Indeed, it takes a weird mind to think of this, but does that make it inventive? A crazy story printed in a book does not make the book inventive. I am aware this example is not fully analogous to the infant posterior example, but still, try to deal with this using the alternative problem formulation approach and its "strict" application. The problem is providing an alternative book. The proposed solution, i.e. the crazy story, is nowhere to be found in the prior art. Then why is it not inventive? (The approach taken in T 641/00 (COMVIK) easily deals with this example, but different approaches should not lead to different answers. In fact, different approaches should not be different when looked at carefully.)

Following the approach taken in T 1333/07, the infant posterior claim would seem to be inventive (at least over the use of a normal brush, maybe not over other known methods of using body parts). For me this confirms my doubts that this approach is fully correct.

Of course no offense taken whatsoever. I also have to think this through a bit more. The test that I proposed indeed smells of ex post facto and might clearly fail on other examples...

Maybe the "proper" way to deal with the infant posterior is the following. Let us assume that the prior art teaches that basically any suitably shaped object can be used to paint. The claim differs from this prior art in that the object is more specifically the posterior of an infant. Now this adds absolutely nothing from a technical point of view. It is an arbitrary choice among all suitably shaped objects, hence obvious.

This is not much different from my earlier proposition, but it is slightly different. It has to be shown now that the prior art or common general knowledge teaches that a normal brush can be replaced by any suitably shaped object. And this seems to correspond exactly to the technical contribution of the infant posterior claim.

Going back to the alternative problem formulation of providing an alternative painting tool (starting from a normal brush), the knowledge that all suitably shaped objects will do, will now teach the skilled person to select any such suitably shaped object. This choice among all suitably shaped objects is arbitrary, hence picking the posterior of an infant is obvious.

It's all very subtle, yes... ;)

Anonymous said...

And applying this approach to the book example: the skilled person looking for an alternative book certainly realises that any (not excessively long) text can be printed in a book. The choice for the particular claimed crazy story among all possible texts is arbitrary, hence obvious.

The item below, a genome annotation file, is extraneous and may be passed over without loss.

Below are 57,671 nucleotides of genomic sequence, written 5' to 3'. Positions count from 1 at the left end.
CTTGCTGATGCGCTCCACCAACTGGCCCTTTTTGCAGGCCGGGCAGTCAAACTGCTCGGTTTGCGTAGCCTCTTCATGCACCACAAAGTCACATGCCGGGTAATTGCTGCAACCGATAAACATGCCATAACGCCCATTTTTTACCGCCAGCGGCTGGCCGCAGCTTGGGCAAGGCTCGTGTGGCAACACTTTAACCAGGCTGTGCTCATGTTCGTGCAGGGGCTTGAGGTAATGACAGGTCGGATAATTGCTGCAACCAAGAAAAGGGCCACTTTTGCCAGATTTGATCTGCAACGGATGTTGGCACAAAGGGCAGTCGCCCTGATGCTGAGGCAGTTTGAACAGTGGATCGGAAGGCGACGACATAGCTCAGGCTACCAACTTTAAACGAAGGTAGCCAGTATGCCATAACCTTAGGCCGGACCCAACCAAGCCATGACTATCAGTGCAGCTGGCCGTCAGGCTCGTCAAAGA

Oliver G. Randl said...

I find your musings very interesting.

The infant posterior example is more revealing to my eyes. The book example is not so good in that the alternative text is not a technical feature. Having said this, the "alternative solution" approach could still be followed by saying that the crazy (or any other) text is an alternative way of distributing ink on a plurality of sheets of paper, which provides some technicality.

I wonder whether our conceptual problems are not related to the change of paradigm concerning inventions, from the "contribution approach" (Vicom et al) to the present approach where any object or method involving technical means is an invention. Under the contribution approach it was possible to exclude things that had no technical contribution (as your crazy story or perhaps even the infant posterior), which is much more difficult now. The inventive step assessment, however, has not changed, which may explain our difficulty.

Another thought on your (rhetorical) question "Indeed, it takes a weird mind to think of this, but does that make it inventive?" I would say that the need for a 'weird' mind could be a valid indicator of inventive step (not yet acknowledged in the Guidelines though). I tend to believe that there is a connection between creativity and mental disorder. Of course I do not mean that creators are necessarily crazy, but I think that crazy people are to some extent creative. The skilled person, who is the measure of inventive step, is, as far as I can see, quite the opposite of a crazy person. He/she only does what is reasonable, on the basis of common general knowledge. He/she would never do crazy things - nor would he/she invent whatsoever.

Take it for what it's worth.

Thanks again for sharing your thoughts.

funes said...

I respectfully note that, in my opinion, a child posterior has a technical character when used as a paint tool.

Look at it in another way, if the invention would disclose a new brush, which provides a new and non-previously suggested way of impinging paint on a surface, it would be patentable, other?

In my opinion that "the solution of providing the posterior of an infant must be regarded as obvious if the skilled person would recognise that the posterior of an infant is suitable as a painting tool (the answer being yes)." is only related to the "could" question and not to the assessment of the "would". The latter being the question to be answered in order to avoid an unduly ex post facto analysis of inventiveness.

Regarding the book example, I think that is a quite different topic. In the "child posterior" invention, we are talking about a tool (a technical thing, non-excluded from patentability). In the book, we are talking about presentation of information (excluded from patentability under Art 52(2) EPC).